North

Yellowknifer fears being stranded in Ecuador after Air Canada suspends flights

When Stephen Peterson heard the Ecuadorian government was closing the airport to incoming flights, he cut his planned trip short and hightailed it to the country's capital. But he was too late.

Stephen Petersen caught the last bus to Quito, only to find the airport was already closed

Stephen Petersen caught the last bus from the beach town of Montañita and then managed to find a van heading to Quito. But when he got there, the airport was already closed. (Submitted by Stephen Peterson)

Stephen Petersen says it took him two days to get back to Quito from the coast of Ecuador. 

The Yellowknifer hightailed it back to the capital when he got a text from Foreign Affairs last weekend. The travel advisory said due to the COVID-19 pandemic, the Ecuadorian government was closing the airport to incoming flights. 

"I thought at least if something happened here [Quito] I could react fairly quickly and get on a plane."  

Petersen managed to get one of the last buses out of the beach town of Montañita, and then took a van to Quito before the country restricted travel between communities. 

But he was too late.

Out of luck

The Ecuadorian government shut down the airport while Petersen was still en route, and Air Canada suspended flights until May

"Air Canada did respond to me and they said we're out of luck," Peterson said. "They're not planning on coming here anytime soon. And the country is locked down until April 5."

Petersen, boarding a train for the coast, after he arrived in Ecuador. He says he had no idea in early March that things could change so quickly. (Submitted by Stephen Peterson)

Now, Peterson is looking for assurances the Canadian government is going to act before then to get him and other Canadians out of Ecuador. 

Petersen said the embassy helped them with a list of grocery stores and pharmacies, but "didn't really have a clue what was going on as far as flights."  

He said although the airport is closed, the Ecuadorian government has said they're open to repatriation flights. 

"I'm just wondering why Air Canada isn't doing that," Petersen said. "Because I understand they've sent planes to Bogota, [Columbia] and other places to pick people up."  

Yesterday, Prime Minister Justin Trudeau said they're working on it. 

By the time Peterson left the coast on Monday, the beaches in Montañita were virtually empty. (Submitted by Stephen Peterson)

"I spoke ... with the heads of our two large airlines, Westjet and Air Canada, to talk about how we can work with them to ensure there are flights to bring Canadians home," he said.  

Foreign Affairs also responded to CBC's questions in an email, saying it's aware of Canadians in Ecuador. 

"We strongly recommend that Canadian travellers follow the advice of local authorities regarding how best to protect their health and safety, such as social distancing or self-isolating, as appropriate," the email reads.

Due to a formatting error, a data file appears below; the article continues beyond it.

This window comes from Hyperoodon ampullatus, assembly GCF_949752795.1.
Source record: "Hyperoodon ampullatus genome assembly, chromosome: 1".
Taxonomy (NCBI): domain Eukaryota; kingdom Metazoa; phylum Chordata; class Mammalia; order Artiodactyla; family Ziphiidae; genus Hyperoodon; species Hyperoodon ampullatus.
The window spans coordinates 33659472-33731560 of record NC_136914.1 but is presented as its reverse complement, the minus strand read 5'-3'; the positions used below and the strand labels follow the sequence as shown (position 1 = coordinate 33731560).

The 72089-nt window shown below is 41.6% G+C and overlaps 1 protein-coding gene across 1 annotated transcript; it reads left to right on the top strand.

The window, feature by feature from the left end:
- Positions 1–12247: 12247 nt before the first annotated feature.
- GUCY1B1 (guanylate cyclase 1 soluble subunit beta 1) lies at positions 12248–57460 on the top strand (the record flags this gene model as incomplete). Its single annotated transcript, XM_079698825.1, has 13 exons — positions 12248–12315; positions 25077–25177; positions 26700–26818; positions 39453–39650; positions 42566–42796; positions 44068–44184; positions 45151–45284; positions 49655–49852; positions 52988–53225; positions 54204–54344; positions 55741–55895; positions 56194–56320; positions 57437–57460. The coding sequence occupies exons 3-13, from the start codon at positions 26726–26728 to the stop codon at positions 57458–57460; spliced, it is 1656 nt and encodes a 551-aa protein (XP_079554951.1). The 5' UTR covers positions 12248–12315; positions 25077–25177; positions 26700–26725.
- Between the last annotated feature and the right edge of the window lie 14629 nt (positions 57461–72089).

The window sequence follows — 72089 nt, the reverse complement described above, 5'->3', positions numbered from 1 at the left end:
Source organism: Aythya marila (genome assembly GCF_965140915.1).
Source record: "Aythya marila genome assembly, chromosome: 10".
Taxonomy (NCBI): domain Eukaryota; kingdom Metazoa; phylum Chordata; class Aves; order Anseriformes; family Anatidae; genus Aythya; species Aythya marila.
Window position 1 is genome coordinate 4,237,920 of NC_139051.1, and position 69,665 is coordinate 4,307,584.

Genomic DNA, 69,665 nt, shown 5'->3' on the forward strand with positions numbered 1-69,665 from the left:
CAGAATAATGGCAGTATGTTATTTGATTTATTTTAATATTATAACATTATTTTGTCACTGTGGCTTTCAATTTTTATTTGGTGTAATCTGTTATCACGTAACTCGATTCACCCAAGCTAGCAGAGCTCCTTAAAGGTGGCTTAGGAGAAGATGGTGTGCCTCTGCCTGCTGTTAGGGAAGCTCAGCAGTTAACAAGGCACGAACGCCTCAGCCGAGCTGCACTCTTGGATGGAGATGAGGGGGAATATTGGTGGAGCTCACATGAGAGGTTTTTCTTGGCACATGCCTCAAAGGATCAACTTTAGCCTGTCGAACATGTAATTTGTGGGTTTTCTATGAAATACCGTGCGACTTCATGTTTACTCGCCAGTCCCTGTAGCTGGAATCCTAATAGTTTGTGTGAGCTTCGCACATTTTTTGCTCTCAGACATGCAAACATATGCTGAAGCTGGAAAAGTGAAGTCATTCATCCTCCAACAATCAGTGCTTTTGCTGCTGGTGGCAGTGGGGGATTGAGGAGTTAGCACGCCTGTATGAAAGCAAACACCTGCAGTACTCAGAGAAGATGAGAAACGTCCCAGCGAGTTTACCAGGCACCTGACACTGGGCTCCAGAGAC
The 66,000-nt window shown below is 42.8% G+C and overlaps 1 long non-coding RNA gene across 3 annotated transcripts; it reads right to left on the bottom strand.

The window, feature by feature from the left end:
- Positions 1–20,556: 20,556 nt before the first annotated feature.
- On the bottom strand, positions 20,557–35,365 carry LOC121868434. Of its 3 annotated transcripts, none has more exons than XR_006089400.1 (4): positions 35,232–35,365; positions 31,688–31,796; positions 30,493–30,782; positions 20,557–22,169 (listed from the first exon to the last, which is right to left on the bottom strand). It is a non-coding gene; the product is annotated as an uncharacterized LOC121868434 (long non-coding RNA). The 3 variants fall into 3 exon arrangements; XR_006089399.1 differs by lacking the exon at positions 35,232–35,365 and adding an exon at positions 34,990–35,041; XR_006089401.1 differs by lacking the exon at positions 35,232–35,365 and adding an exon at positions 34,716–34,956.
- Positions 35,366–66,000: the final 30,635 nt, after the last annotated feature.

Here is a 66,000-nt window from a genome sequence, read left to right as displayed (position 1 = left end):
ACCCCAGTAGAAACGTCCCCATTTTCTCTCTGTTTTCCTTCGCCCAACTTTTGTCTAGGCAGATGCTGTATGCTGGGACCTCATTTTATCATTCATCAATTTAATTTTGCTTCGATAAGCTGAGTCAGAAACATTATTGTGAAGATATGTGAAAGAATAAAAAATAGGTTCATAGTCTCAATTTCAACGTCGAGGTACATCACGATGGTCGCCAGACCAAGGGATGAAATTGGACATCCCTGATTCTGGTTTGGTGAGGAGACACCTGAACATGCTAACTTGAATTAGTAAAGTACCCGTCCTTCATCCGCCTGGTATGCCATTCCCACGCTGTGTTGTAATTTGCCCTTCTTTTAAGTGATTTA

According to Global Affairs Canada, there are currently more than 2,677 Canadians who have registered with the department's Canadians Abroad service in Ecuador. 

However, there could be more, since the registration is voluntary.  

'We have no planes to take'

Erica Lepp, another Canadian in Ecuador, wrote to CBC, saying there's a group of 32 Canadians at her hotel in Quito.

They were visiting the Galapagos Islands, 1,000 kilometres off Ecuador's coast when their flight was cancelled, but they made their way to the airport on the main island anyway. Eventually, they were offered a $400 ticket to Quito.

Lepp said they were screened on arrival then made it to an airport hotel.

Erica Lepp, front row, third from right, is part of a group of 32 Canadians trapped in Ecuador. Air Canada has suspended flights to Quito until May. (Submitted by Erica Lepp)

Now she's concerned people in her group with health issues may run out of medication.  

"Our problem is not that Ecuador will not allow flights to depart, our problem is that we have no planes to take," she wrote, adding she hopes Canada will follow other countries sending planes to get their citizens home. 

Staying put

Petersen said he's connected with a large group of Canadians in Ecuador on social media and they're trying to support each other. 

"The group is awesome and pressures are being put on airlines, embassy, and politicians." 

While some are heading to the airport daily, Petersen isn't. 

There's not much to do in Quito, with churches and tourist sites shut down, and a curfew in place from 9 p.m. to 5 a.m. 

Still, Petersen said he has a great view of the quiet city from his bed and breakfast. 

"The best tactic for me, quite frankly, is to stay put until something develops," he said, with a chuckle. 

 "I can't conjure a plane and there's no other way of leaving this country."

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